Paul of Thebes
|Saint Paul The first Hermit (Anba Boula) (Ava Pavly)|
Saint Paul The first Hermit
|The First Hermit|
|Born||c. 228 AD
|Died||c. 343 AD
Monastery of Saint Paul the Anchorite, Egypt
|Honored in||Oriental Orthodox Churches
Roman Catholic Church
Eastern Orthodox Church
|Major shrine||Monastery of Saint Paul the Anchorite, Egypt|
|Feast||February 9 (Oriental Orthodox Churches)
January 15 (Roman Catholic Church)[note 1]
January 15 (Eastern Orthodox Church)
|Attributes||Two lions, palm tree, raven|
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Saint Paul The first Hermit (Anba Boula) (Ava Pavly) , (Coptic: Ⲁⲃⲃⲁ Ⲡⲁⲩⲗⲉ) commonly known as Saint Paul the First Hermit or St Paul the Anchorite (d. c. 341) is regarded as the first Christian hermit. He is not to be confused with Paul the Simple, who was a disciple of Anthony the Great.
The legend according to Jerome's Vitae Patrum (Vita Pauli primi eremitae) is that, as a young man, Paul fled to the Theban desert during the persecution of Decius and Valerianus around 250 AD. He lived in the mountains of this desert in a cave near a clear spring and a palm tree, the leaves of which provided him with raiment and the fruit of which provided him with his only source of food until he was 43 years old, when a raven started bringing him half a loaf of bread daily. He would remain in that cave for the rest of his life, almost a hundred years.
Jerome further related the meeting of Anthony the Great and Paul, when the latter was aged 113. They conversed with each other for one day and one night. The Synaxarium shows each saint inviting the other to bless and break the bread, as a token of honor. St. Paul held one side, putting the other side into the hands of Father Anthony, and soon the bread broke through the middle and each took his part. When Anthony next visited him, Paul was dead. Anthony clothed him in a tunic which was a present from Athanasius of Alexandria and buried him, with two lions helping to dig the grave.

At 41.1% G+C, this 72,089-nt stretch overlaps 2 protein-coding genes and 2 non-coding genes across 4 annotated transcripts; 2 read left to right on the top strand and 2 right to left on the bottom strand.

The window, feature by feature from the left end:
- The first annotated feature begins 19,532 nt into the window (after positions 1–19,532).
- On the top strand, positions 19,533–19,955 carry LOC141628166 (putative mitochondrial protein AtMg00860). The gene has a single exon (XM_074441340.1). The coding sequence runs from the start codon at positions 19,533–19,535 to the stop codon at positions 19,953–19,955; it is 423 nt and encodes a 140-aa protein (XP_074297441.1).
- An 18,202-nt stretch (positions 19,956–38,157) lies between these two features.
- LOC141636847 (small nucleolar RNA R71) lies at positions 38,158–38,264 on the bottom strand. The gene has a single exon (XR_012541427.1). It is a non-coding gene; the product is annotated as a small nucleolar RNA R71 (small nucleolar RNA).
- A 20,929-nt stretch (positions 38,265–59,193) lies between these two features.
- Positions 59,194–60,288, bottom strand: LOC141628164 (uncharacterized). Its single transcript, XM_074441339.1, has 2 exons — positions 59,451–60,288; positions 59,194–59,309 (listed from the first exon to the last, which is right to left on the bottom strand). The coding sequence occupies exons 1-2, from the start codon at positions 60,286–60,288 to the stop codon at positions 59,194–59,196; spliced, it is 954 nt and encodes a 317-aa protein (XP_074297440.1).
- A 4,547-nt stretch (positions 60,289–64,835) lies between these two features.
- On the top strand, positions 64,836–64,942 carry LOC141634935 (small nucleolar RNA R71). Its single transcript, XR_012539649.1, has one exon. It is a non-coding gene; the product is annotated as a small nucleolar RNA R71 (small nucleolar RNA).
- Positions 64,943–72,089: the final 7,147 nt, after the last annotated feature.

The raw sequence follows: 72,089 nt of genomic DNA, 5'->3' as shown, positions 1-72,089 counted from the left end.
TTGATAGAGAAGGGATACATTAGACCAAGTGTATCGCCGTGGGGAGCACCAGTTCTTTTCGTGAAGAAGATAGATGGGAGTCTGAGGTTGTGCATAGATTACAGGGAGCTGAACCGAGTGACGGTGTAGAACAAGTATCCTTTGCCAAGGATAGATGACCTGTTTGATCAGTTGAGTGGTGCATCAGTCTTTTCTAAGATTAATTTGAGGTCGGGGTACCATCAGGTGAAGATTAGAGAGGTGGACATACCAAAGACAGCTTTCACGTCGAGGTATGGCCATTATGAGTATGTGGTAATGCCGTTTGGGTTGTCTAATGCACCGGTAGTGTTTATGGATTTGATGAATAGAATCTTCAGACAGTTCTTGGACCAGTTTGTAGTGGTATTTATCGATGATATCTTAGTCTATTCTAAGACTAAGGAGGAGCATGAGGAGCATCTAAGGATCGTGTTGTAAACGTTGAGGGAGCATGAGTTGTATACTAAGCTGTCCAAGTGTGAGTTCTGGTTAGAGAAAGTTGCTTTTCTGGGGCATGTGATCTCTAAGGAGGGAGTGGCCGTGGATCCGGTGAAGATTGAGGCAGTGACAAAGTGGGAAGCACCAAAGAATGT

Father Anthony returned to his monastery taking with him the robe woven with palm leaf. He honored the robe so much that he only wore it twice a year: at the Feast of Easter, and at the Pentecost.
His feast day is celebrated on January 15 in the West, on January 5 or January 15 in the Eastern Orthodox Churches, and on 2 Meshir (February 9) in the Oriental Orthodox Churches. Saint Anthony described him as "the first monk". The Order of Saint Paul the First Hermit was founded in Hungary his honour in the 13th century. He is usually represented with a palm tree, two lions and a raven.
- "In Thebais, the birthday of St. Paul, the first hermit, who lived alone in the desert from the sixteenth to the one hundred and thirteenth year of his age. His soul was seen by St. Anthony carried by angels among the choirs of apostles and prophets. His feast is celebrated on the 15th of this month."
- The Roman Martyrology. Transl. by the Archbishop of Baltimore. Last Edition, According to the Copy Printed at Rome in 1914. Revised Edition, with the Imprimatur of His Eminence Cardinal Gibbons. Baltimore: John Murphy Company, 1916. p.11.
- Great Synaxaristes: (Greek) Ὁ Ὅσιος Παῦλος ὁ Θηβαῖος. 15 Ιανουαρίου. ΜΕΓΑΣ ΣΥΝΑΞΑΡΙΣΤΗΣ.
- Oxford Dictionary of Saints, ed D. H. Farmer. OUP 2004.
- "Coptic Synexarium"
- Attwater, Donald and Catherine Rachel John. The Penguin Dictionary of Saints. 3rd edition. New York: Penguin Books, 1993. ISBN 0-14-051312-4.